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Best Catfish Reels Reviewed

Written by: John Baltes
Last Updated:
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Fishing for catfish requires unusually tough tackle, because while you can plan on hooking a 3-pound channel cat, you might end up with a 20-pound flathead!

That doesn’t mean that every rod and reel needs to be ready for a trophy blue, but rather than any given day on the water might just put your tackle to the test.

If you’re looking for a new reel for catfish, we’ve got you covered.

Below, you’ll find a complete buying guide, plus reviews of some of the best catfish reels:

Best Spinning Reels For Catfish

Best Baitcasting Reels For Catfish

Best Conventional Reels For Catfish

Related: Best Catfish Rod and Reel Combo

Best Catfish Reels Reviewed

Spinning Reels For Catfish

Penn Battle II - Best Spinning Reel for Catfish

PENN 1338220 Battle II 5000 Spinning Fishing Reel


Drag: 12 lbs. maximum
Gear ratio: 6.2:1 (33” per turn)
Line capacity: 255/6, 175/8, 140/10
Bearings: 5 + 1 roller bearing
Weight: 10.3 oz.
Drag: 15 lbs. maximum
Gear ratio: 6.2:1 (35” per turn)
Line capacity: 200/8, 165/10, 120/12
Bearings: 5 + 1 roller bearing
Weight: 12.3 oz.
Drag: 15 lbs. maximum
Gear ratio: 6.2:1 (37” per turn)
Line capacity: 270/8, 220/10, 165/12
Bearings: 5 + 1 roller bearing
Weight: 12.8 oz.
Drag: 25 lbs. maximum
Gear ratio: 5.6.:1 (36” per turn)
Line capacity: 225/12, 200/15, 135/20
Bearings: 5 + 1 roller bearing
Weight: 19.8 oz.
Drag: 25 lbs. maximum
Gear ratio: 5.6:1 (41” per turn)
Line capacity: 335/15, 230/20, 210/25
Bearings: 5 + 1 roller bearingWeight: 22.10 oz.
Drag: 30 lbs. maximum
Gear ratio: 5.3:1 (44” per turn)
Line capacity: 340/20, 310/25, 230/30
Bearings: 5 + 1 roller bearing
Weight: 30.2 oz.

Penn has built its reputation in the salt, and if you’re a dedicated freshwater fisherman, you may not be familiar with this company and its products. The Battle II series is a time-tested choice for inshore and surf anglers, and if these reels can tackle stripers and reds, you can count on them for cats as well.

We don’t recommend going smaller than 2500 just in case a hefty blue or flathead decides to take your line.

In the moderate to large sizes, there’s a lot to like about these reels. The drag is, as you’d expect, actuated by the usual knob on the end of the spool. The heart of this system is carbon fiber, and it holds and releases really well.

The spools of each model hold quite a bit of line, and of course, as you turn to the larger models, they’re designed for true heavyweights. Yes, casting will suffer with heavy monofilament (or anything of that diameter), but for some anglers, that’s a trade they’re willing to make for the ease-of-use a spinning reel offers.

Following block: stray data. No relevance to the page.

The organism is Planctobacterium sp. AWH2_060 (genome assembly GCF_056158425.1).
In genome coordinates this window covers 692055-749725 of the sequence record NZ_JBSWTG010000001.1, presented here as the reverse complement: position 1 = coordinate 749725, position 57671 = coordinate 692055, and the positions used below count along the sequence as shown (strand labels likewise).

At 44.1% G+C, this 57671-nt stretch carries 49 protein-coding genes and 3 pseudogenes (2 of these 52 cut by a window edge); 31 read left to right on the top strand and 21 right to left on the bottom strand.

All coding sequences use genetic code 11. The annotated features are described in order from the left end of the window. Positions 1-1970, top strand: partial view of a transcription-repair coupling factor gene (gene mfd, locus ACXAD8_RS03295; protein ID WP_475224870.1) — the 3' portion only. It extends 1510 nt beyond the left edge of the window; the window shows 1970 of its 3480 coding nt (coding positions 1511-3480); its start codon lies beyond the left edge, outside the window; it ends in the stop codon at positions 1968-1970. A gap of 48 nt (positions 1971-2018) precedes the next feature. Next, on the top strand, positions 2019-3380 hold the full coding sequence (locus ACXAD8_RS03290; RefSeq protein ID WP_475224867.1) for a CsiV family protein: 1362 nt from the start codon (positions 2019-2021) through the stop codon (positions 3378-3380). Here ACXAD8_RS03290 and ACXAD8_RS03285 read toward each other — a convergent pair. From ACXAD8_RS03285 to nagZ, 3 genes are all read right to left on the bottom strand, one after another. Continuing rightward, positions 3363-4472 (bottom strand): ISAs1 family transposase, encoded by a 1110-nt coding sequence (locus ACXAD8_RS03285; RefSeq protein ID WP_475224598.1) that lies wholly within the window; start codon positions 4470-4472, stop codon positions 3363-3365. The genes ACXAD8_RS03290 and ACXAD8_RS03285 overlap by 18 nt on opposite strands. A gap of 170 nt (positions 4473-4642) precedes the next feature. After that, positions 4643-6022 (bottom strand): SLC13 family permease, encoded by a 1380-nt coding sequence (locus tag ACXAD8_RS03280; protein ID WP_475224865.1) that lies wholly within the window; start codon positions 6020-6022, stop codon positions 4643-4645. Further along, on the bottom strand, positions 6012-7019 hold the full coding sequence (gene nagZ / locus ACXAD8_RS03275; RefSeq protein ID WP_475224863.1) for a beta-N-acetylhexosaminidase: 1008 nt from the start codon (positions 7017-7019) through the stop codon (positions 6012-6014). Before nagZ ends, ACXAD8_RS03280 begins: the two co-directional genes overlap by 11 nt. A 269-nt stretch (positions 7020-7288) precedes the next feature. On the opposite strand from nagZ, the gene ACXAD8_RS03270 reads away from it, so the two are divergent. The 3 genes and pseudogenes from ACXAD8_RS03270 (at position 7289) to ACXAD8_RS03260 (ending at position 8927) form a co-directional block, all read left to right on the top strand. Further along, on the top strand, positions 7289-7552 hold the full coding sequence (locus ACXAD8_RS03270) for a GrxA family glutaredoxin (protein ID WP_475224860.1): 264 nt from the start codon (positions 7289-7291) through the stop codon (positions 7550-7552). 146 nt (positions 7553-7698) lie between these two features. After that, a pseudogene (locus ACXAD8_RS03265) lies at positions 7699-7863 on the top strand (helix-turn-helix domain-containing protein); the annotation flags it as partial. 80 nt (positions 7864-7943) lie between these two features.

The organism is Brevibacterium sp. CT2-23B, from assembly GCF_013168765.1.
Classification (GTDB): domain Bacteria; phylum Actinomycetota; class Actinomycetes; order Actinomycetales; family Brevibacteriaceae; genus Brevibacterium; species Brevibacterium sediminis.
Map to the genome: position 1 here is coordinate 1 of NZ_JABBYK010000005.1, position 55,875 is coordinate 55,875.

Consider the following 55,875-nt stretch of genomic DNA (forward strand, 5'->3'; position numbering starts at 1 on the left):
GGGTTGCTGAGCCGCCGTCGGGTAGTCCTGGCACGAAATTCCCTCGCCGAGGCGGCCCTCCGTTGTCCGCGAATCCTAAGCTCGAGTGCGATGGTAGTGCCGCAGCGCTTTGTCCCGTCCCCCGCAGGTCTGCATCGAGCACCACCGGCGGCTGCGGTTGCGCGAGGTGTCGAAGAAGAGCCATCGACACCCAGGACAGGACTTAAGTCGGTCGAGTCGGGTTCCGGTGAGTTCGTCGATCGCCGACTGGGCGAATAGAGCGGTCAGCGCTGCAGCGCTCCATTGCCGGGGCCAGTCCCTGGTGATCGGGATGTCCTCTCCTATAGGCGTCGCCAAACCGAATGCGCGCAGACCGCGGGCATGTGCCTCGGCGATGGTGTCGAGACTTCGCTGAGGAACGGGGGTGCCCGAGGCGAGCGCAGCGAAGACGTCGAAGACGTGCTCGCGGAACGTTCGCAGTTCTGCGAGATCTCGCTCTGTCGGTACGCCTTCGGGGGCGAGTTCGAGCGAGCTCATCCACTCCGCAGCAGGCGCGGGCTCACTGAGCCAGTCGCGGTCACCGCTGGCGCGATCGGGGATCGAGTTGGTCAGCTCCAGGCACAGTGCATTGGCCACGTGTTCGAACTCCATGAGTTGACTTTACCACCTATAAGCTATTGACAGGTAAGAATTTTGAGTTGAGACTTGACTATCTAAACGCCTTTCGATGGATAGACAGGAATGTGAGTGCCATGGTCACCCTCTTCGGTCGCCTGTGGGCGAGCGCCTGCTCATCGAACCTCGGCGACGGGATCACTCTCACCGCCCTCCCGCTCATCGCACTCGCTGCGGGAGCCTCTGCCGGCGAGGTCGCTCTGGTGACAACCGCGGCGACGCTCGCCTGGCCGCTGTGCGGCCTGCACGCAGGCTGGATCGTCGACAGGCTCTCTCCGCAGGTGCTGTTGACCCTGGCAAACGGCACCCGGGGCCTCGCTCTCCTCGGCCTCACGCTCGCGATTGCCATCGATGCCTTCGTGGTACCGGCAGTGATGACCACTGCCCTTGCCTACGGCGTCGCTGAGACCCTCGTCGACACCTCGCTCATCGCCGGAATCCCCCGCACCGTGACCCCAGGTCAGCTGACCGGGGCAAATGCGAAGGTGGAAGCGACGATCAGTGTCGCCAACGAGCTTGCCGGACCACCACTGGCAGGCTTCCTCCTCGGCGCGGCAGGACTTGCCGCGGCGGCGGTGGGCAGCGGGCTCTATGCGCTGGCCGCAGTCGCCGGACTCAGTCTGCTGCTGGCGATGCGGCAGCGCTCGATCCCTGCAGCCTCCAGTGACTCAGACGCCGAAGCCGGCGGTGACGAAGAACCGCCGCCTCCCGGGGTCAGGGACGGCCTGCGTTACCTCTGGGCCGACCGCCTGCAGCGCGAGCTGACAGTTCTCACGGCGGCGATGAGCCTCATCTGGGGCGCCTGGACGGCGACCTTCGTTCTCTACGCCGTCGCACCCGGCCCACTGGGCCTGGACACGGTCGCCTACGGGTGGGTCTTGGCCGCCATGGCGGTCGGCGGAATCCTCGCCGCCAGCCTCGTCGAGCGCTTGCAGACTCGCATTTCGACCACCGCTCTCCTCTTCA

And of course, you can spool-on some strong braid and push these reels to their limit on larger cats. With the right rod, there are very few that the 6- and 8000 couldn’t handle, as plenty of strippers that ended up in the cooler can attest.

Cranking is smooth with all these reels, and though the gear-ratio varies, expect each larger size to pick up more line than the next smallest.

Equipped with an instant anti-reverse bearing, the Battle II line-up locks up fast, encouraging strong hooksets.

If you’ve never really liked baitcasting reels for cats, the Battle II might just be perfect for you.

  • Very tough
  • Excellent drag
  • Excellent capacity
  • Silky-smooth operation
  • Awesome anti-reverse
  • Big-cat capable
  • Expect casting to suffer with lines over 10-pound (mono) diameter (but that’s not Penn’s fault: blame physics!)

Cadence CS8

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Drag: 16 lbs. maximum
Gear ratio: 6.2:1 (32” per turn)
Line capacity: 6/160
Bearings: 9 + 1 roller bearing
Weight: 7.3 oz.
Drag: 19 lbs. maximum
Gear ratio: 6.2:1 (35” per turn)
Line capacity: 10/150
Bearings: 9 + 1 roller bearing
Weight: 7.4 oz.
Drag: 20 lbs. maximum
Gear ratio: 6.2:1 (38” per turn)
Line capacity: 10/220
Bearings: 9 + 1 roller bearing
Weight: 8.5 oz.

Cadence is a relative newcomer to the angling market, but their reels are quickly proving that they’re here to stay. The CS8 provides an awesome line-up for catfish anglers, with the larger sizes being ideal for average channel cats and small blues and flatheads.

The CS8 series is available in four sizes, but I wouldn’t choose the 1000 for catfish for obvious reasons. The 2000 can handle channel cats with ease, and with a good rodthe right line, and plenty of skill, you could push the 3- and 4000 to work for kitties as heavy as 50 pounds. Obviously, that will require that you run stout braid and a mono shock leader, but it’s an option to consider, made possible by an excellent drag system.

The drag on the CS8-series is excellent, and it uses a series of carbon fiber discs to create line tension. Actuated by a knob on the end of the spool, its maximum setting scales-up as you go larger. In all cases, it’s silky smooth, providing reassuring control with zero slippage.

The crank is no less impressive, and the bail opens and closes flawlessly. And for left-handed anglers, be aware that the crank position is reversible.

There’s no questioning the quality of these reels, and they’re a worthy challenger to the dominance of Penn’s Battle II.